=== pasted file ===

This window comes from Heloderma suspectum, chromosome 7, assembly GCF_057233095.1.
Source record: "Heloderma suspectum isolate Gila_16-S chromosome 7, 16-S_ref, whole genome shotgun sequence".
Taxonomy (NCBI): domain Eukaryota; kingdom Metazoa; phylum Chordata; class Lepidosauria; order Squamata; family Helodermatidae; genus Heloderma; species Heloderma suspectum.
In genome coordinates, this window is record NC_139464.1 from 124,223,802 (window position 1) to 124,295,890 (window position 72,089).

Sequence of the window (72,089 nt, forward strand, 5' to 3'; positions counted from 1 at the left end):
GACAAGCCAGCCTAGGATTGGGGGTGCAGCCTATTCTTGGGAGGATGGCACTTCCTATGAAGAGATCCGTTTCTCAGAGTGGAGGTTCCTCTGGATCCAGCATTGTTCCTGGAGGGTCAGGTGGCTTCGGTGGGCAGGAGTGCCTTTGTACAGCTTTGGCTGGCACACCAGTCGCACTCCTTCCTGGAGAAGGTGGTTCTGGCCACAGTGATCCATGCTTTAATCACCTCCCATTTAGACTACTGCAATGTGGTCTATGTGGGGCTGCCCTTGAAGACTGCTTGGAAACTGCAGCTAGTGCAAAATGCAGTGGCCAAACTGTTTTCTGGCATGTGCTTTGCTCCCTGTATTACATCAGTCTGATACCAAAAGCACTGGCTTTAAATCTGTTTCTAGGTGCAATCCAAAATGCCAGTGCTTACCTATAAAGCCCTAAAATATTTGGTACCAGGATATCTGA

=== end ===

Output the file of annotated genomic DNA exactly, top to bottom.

This window comes from Heloderma suspectum, chromosome 7, assembly GCF_057233095.1.
Source record: "Heloderma suspectum isolate Gila_16-S chromosome 7, 16-S_ref, whole genome shotgun sequence".
Taxonomy (NCBI): domain Eukaryota; kingdom Metazoa; phylum Chordata; class Lepidosauria; order Squamata; family Helodermatidae; genus Heloderma; species Heloderma suspectum.
In genome coordinates, this window is record NC_139464.1 from 124,223,802 (window position 1) to 124,295,890 (window position 72,089).

Sequence of the window (72,089 nt, forward strand, 5' to 3'; positions counted from 1 at the left end):
GACAAGCCAGCCTAGGATTGGGGGTGCAGCCTATTCTTGGGAGGATGGCACTTCCTATGAAGAGATCCGTTTCTCAGAGTGGAGGTTCCTCTGGATCCAGCATTGTTCCTGGAGGGTCAGGTGGCTTCGGTGGGCAGGAGTGCCTTTGTACAGCTTTGGCTGGCACACCAGTCGCACTCCTTCCTGGAGAAGGTGGTTCTGGCCACAGTGATCCATGCTTTAATCACCTCCCATTTAGACTACTGCAATGTGGTCTATGTGGGGCTGCCCTTGAAGACTGCTTGGAAACTGCAGCTAGTGCAAAATGCAGTGGCCAAACTGTTTTCTGGCATGTGCTTTGCTCCCTGTATTACATCAGTCTGATACCAAAAGCACTGGCTTTAAATCTGTTTCTAGGTGCAATCCAAAATGCCAGTGCTTACCTATAAAGCCCTAAAATATTTGGTACCAGGATATCTGA